Article Review: Ankle muscle activation when using the BOSU Balance Trainer.


Journal of Strength and Conditioning Research: January 2010 – Volume 24 – Issue 1 – pp 218-222
doi: 10.1519/JSC.0b013e3181c490d4

So, recently a student I am working with asked me a question regarding the BOSU ball. She asked which side was harder to balance on. I asked her what she meant by “harder”. Harder for the whole body, harder for balance, etc, and I remembered recently reading this article, which shed some light into her question.

Purpose: To determine which side of the BOSU would generate a greater amount of tibialis anterior, peroneus longus, or medial gastroc muscle activity using EMG.

Subjects: 20 recreationally active men with an average age of 21.4 years +/- 1.4 years, excluding people who have had a lower extremity injury within the past two years. This study also excludes people who have balance trained before, and people with disorders affecting their balance or sensorimotor control.

Procedure: Surface EMG was used, with two electrodes on the anterior tibialis, peroneus longus, and medial head of the gastroc. Subjects were asked to provide a maximum one repetition contraction for each of the three muscles, so the EMG activity during the balancing could be compared. The subjects were allowed to practice balancing on the BOSU until they were able to balance barefoot at least 10 seconds on each side.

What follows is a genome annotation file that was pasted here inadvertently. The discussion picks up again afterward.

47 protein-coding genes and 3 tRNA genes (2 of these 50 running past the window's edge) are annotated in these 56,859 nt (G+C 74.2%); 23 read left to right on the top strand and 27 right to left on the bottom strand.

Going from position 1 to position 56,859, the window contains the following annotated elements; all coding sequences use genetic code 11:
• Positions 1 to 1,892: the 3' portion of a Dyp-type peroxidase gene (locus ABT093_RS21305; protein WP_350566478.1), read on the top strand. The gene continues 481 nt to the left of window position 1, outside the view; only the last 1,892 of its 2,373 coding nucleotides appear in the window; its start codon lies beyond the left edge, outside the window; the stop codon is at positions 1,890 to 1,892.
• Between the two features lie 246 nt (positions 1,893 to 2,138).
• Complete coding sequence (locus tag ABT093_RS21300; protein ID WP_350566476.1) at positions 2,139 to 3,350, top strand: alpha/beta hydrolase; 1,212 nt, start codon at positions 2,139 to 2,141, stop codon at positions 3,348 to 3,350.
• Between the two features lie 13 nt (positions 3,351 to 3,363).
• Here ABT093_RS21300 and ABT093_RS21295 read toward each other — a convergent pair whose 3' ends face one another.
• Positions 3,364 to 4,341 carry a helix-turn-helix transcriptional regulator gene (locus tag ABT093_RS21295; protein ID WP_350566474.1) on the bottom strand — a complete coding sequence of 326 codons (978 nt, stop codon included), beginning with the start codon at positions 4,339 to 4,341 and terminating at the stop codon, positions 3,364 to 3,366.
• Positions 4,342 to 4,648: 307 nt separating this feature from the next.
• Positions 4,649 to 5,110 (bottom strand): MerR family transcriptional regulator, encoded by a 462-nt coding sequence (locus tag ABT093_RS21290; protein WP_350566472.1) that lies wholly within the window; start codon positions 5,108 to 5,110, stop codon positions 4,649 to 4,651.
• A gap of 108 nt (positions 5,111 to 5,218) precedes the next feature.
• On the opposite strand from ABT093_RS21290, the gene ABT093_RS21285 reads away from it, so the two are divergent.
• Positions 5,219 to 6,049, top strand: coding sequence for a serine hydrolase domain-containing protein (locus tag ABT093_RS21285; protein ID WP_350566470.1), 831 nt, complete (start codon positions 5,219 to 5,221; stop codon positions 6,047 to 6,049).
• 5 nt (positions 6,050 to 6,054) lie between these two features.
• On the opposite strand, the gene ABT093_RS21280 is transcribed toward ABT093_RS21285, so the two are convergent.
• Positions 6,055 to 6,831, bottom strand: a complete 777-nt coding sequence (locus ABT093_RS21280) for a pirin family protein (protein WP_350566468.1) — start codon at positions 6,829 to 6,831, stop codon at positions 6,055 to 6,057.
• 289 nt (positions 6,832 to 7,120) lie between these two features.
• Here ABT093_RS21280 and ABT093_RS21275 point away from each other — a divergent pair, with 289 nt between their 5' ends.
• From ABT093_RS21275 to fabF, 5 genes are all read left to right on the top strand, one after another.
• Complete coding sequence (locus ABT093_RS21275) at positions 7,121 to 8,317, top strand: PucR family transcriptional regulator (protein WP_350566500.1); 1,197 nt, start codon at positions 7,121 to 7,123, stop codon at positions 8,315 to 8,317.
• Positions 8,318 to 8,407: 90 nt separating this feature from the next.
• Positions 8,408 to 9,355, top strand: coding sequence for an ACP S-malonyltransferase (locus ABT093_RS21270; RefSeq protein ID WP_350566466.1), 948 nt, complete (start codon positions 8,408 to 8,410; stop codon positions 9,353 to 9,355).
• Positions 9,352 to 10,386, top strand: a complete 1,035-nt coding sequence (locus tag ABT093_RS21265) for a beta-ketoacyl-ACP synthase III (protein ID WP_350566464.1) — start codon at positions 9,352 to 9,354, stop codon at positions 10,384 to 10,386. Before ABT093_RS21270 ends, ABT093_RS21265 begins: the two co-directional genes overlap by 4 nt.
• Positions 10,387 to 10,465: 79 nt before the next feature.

RESULTS: An ANOVA yielded no significant difference in EMG activity of the three muscles between either side.

Limitations: The use of surface EMG which can cause “cross-talk”, and the study does not look at hip or trunk EMG.

Relevance: Unfortunately this study can only really be applied to  20ish year-old males with no recent lower extremity injuries (will women’s wider hips cause their muscles to react differently?). For rehab purposes this study lacks relevance, but for strength and conditioning professionals this study allows one to conclude that basically for balance training, it does not matter which side of the BOSU you train on.

For future research, the hip and trunk muscles must be looked at, along with subjects of a much older age or with previous lower extrmity injuries to see how ankle vs. hip vs. stepping strategies are utilized in these subjects while using the BOSU.

So, to answer my student’s question, it does not really matter which side of the BOSU you utilize for balance training, I guess that is truly why they call it the BOth Sides Up Ball.

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5 responses to “Article Review: Ankle muscle activation when using the BOSU Balance Trainer.

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